Although there are no municipal candidates or measures on the
June 6 ballot, city officials are already plotting to reform the
city’s electoral process in time for the November elections. To
start, city council liaisons to the municipal election reform
subcommittee invited the public to a briefing on several different
options for reform. Tracy Westen, CEO of the Center for
Governmental Studies, outlined various methods of public financing,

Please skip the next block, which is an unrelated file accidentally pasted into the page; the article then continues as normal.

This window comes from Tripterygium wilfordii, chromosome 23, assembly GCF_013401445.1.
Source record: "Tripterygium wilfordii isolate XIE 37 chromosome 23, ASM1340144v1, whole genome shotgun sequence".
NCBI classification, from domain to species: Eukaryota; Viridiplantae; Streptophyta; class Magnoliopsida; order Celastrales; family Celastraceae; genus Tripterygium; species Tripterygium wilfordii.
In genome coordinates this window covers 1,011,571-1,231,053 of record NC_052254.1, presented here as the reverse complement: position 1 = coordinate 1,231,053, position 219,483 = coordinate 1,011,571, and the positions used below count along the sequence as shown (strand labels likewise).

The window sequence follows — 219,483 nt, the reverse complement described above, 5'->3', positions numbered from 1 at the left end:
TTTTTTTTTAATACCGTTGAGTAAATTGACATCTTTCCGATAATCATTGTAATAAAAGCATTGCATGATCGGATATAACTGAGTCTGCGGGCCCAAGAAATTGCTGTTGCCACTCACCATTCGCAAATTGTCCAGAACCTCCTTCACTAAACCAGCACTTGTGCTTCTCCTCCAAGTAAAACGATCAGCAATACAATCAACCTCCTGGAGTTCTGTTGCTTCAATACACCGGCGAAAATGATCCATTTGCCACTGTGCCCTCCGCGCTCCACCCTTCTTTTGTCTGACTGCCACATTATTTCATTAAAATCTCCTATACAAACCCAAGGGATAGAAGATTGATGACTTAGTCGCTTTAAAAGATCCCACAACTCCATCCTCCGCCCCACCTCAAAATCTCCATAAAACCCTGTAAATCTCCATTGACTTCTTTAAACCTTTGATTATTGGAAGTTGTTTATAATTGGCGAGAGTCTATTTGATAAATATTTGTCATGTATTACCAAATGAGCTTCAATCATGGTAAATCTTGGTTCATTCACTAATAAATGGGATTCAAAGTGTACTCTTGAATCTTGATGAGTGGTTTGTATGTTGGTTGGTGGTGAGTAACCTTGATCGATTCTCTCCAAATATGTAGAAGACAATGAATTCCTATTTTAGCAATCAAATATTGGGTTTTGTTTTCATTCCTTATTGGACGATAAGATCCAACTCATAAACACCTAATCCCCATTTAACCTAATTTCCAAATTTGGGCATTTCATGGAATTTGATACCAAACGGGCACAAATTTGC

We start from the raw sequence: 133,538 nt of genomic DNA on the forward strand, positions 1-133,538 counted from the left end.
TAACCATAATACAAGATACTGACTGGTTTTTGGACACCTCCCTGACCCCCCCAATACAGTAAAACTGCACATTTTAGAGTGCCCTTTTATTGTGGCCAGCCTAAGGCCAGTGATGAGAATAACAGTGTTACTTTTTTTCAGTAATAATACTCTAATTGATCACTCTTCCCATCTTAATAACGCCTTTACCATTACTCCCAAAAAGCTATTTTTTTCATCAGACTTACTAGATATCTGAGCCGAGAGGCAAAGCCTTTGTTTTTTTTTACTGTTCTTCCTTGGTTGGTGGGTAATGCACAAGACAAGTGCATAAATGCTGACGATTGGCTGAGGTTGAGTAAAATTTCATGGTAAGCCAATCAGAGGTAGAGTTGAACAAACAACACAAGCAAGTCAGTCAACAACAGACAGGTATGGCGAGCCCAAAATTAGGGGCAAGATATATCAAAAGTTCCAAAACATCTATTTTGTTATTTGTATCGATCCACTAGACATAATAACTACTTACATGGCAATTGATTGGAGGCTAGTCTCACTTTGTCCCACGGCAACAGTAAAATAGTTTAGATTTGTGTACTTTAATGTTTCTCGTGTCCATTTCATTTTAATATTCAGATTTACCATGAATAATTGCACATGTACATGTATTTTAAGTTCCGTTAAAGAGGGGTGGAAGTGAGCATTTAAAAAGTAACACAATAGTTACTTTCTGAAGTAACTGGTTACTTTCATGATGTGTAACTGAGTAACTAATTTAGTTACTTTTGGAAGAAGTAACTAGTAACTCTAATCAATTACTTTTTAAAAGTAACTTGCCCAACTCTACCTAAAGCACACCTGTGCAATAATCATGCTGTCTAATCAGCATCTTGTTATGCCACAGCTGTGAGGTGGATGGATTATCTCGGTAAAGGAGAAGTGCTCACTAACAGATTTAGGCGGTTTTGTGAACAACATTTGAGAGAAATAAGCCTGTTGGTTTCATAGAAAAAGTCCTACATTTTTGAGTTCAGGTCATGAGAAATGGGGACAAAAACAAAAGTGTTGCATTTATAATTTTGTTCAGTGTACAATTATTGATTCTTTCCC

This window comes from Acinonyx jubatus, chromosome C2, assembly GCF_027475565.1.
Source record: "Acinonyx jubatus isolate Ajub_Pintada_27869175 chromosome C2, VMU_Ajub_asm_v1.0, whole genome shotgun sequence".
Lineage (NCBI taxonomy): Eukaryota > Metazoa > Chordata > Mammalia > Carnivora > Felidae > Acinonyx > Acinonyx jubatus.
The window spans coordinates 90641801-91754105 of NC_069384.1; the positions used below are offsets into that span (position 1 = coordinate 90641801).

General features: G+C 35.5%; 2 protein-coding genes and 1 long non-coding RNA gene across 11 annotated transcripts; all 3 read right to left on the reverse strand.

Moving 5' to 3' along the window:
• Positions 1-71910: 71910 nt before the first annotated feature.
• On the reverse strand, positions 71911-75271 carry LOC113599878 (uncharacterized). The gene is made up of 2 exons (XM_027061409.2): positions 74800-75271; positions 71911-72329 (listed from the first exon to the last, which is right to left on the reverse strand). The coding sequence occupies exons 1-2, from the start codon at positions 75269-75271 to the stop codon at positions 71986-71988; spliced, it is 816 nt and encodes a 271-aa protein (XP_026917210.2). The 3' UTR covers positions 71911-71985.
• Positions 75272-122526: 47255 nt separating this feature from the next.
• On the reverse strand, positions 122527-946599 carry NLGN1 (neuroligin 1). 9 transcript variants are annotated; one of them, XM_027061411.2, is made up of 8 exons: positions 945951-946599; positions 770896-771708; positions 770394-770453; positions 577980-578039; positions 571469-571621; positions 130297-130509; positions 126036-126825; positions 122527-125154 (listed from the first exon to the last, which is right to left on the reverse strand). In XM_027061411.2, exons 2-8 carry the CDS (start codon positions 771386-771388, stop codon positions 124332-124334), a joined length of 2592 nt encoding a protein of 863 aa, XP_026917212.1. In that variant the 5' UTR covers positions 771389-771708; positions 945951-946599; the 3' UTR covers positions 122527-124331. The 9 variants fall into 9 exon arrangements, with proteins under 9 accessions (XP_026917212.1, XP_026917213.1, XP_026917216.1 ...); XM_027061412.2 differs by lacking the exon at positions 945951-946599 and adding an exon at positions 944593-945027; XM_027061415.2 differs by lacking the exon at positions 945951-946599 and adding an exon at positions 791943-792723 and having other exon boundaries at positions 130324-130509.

capping contributions, and improving financial disclosure. Some of
these antidotes to finance-driven politics have proven effective in
other cities. One option, used in Santa Monica, is to give all
candidates free and equal government access to TV and web exposure.
In another scenario used in Maine, candidates must raise a
specified number of signatures and $5 contributions to qualify for
public funding, and then limit their spending to a certain


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